Bombers used unregistered mobiles to stay hidden

The 7/7 bombers evaded detection by buying unregistered pay-as-you-go mobile phones which they used for only a few weeks before dumping them, an inquest heard today.







A police expert said the four suicide attackers employed "tradecraft" counter-surveillance techniques to ensure their communications were not intercepted.



They each bought "operational" phones, which they kept separate from their personal mobiles and used solely for planning the July 7 2005 London bombings, the hearing was told.



From May 2005 until the attacks, bombers Mohammed Sidique Khan, 30, Shehzad Tanweer, 22, and Hasib Hussain, 18, used four different operational phones and Jermaine Lindsay, 19, used three.



Detective Sergeant Mark Stuart, a Metropolitan Police expert in telecommunications data, told the hearing that mobiles belonging to Khan, Hussain and Lindsay were recovered from the bomb sites.



Police were able to recover data from Lindsay's phone, including the SIM card number and text messages that he received and sent.



The inquests have heard that the terrorists might have originally planned to carry out the bombings 24 hours earlier, when the capital was due to learn whether it had won the 2012 Olympic Games.



Plot ringleader Khan visited Dewsbury Hospital in West Yorkshire with his wife, Hasina Patel, on July 5 because of complications with her pregnancy.



Khan apparently postponed the planned attacks in a text message to Lindsay at 4.35am on July 6 which read: "Havin major problem cant make time will ring ya when i got it sorted wait at home."



Lindsay replied at 4.41am: "No bulls*** doctor! fix it!"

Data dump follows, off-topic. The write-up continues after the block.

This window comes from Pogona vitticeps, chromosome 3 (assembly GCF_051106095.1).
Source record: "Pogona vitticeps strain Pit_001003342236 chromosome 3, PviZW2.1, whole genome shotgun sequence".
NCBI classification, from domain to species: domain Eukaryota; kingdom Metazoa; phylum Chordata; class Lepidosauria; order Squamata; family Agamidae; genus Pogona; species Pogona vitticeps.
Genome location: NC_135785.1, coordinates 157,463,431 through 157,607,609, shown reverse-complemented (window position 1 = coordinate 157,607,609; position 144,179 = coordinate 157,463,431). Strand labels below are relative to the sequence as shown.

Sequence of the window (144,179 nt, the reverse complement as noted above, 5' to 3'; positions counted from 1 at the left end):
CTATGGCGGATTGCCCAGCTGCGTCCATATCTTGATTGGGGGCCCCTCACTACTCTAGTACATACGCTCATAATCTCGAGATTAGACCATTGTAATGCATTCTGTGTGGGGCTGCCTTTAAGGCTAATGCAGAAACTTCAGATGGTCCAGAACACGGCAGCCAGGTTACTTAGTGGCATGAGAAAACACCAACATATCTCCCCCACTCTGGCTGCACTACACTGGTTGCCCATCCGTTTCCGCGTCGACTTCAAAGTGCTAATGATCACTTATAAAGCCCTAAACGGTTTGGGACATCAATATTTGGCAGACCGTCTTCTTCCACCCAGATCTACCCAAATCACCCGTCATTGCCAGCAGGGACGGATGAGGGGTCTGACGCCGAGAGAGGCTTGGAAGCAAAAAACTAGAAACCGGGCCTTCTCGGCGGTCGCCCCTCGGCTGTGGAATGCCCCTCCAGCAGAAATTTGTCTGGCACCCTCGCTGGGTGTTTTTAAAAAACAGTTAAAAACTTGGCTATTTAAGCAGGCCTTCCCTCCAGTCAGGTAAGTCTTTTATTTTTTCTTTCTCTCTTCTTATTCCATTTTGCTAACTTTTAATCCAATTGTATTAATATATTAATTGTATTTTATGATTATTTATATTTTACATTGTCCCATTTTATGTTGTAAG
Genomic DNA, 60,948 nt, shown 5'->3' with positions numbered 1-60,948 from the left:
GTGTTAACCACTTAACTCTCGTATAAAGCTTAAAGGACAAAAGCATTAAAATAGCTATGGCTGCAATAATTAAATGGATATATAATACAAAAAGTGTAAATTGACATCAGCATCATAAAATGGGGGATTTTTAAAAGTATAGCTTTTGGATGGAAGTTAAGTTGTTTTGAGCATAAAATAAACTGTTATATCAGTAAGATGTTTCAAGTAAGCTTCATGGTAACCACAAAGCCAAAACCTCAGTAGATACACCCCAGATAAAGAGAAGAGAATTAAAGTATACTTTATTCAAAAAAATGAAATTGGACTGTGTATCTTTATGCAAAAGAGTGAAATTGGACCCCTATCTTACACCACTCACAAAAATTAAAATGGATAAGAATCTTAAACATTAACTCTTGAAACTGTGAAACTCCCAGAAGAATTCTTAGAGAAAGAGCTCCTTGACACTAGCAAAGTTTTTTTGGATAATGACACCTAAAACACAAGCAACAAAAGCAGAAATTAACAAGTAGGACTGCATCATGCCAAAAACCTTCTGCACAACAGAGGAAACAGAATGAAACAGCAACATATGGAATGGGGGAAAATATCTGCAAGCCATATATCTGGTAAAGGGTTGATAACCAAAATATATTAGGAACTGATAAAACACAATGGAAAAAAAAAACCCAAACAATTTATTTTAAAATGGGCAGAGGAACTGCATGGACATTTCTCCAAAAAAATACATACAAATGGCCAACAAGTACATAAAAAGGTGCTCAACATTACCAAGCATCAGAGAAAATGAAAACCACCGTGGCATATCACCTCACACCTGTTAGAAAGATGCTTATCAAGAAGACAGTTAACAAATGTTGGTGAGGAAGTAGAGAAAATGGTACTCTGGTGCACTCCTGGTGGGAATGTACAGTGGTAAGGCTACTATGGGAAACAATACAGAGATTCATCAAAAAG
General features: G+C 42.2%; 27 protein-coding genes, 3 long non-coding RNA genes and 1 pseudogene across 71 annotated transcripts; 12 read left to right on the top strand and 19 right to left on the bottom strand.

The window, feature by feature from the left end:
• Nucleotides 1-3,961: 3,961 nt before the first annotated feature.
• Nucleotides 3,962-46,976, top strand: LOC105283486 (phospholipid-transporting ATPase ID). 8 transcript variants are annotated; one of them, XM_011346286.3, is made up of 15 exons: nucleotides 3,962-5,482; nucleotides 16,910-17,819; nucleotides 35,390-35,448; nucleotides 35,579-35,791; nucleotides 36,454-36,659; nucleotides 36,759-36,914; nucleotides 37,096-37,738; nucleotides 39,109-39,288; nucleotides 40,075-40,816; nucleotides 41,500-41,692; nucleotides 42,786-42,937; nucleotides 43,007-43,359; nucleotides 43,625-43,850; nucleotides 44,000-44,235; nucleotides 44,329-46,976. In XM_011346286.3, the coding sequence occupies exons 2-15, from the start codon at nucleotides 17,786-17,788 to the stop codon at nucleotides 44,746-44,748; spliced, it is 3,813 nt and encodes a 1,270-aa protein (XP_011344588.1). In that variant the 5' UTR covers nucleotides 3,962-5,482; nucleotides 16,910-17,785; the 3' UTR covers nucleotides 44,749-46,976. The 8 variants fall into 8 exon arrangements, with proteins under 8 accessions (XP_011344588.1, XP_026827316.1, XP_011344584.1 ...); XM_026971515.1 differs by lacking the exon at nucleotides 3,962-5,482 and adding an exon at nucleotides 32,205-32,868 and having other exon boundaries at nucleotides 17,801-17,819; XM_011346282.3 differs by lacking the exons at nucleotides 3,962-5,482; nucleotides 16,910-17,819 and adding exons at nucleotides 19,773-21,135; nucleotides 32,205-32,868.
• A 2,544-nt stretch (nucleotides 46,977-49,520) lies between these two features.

On the morning of July 7, Khan, Tanweer, and Hussain drove from their bomb factory in Leeds to Luton railway station, where they met up with Lindsay and caught a train to London.



Within three minutes of 8.50am, Tanweer detonated his bomb at Aldgate, Khan set his device off at Edgware Road and Lindsay blew himself up between King's Cross and Russell Square.



Hussain detonated his device on board the number 30 bus at Tavistock Square nearly an hour later.



A total of 52 innocent people were killed and more than 700 injured in the attacks, the worst single terrorist atrocity on British soil.



DS Stuart said the four bombers displayed "tradecraft" in their use of mobile phones.



He defined this as "taking care over your communications, buying pre-paid unregistered phones, changing them regularly to avoid detection".



Referring to the operational phones, he said: "Apart from calls to each other, the only other calls made were to car hire companies, including the car hire company that was eventually used for the Nissan Micra left at Luton railway station on the 7th."



The inquests also heard that Scotland Yard made nearly 4,500 requests to phone companies for information as part of the massive investigation into the July 7 attacks.

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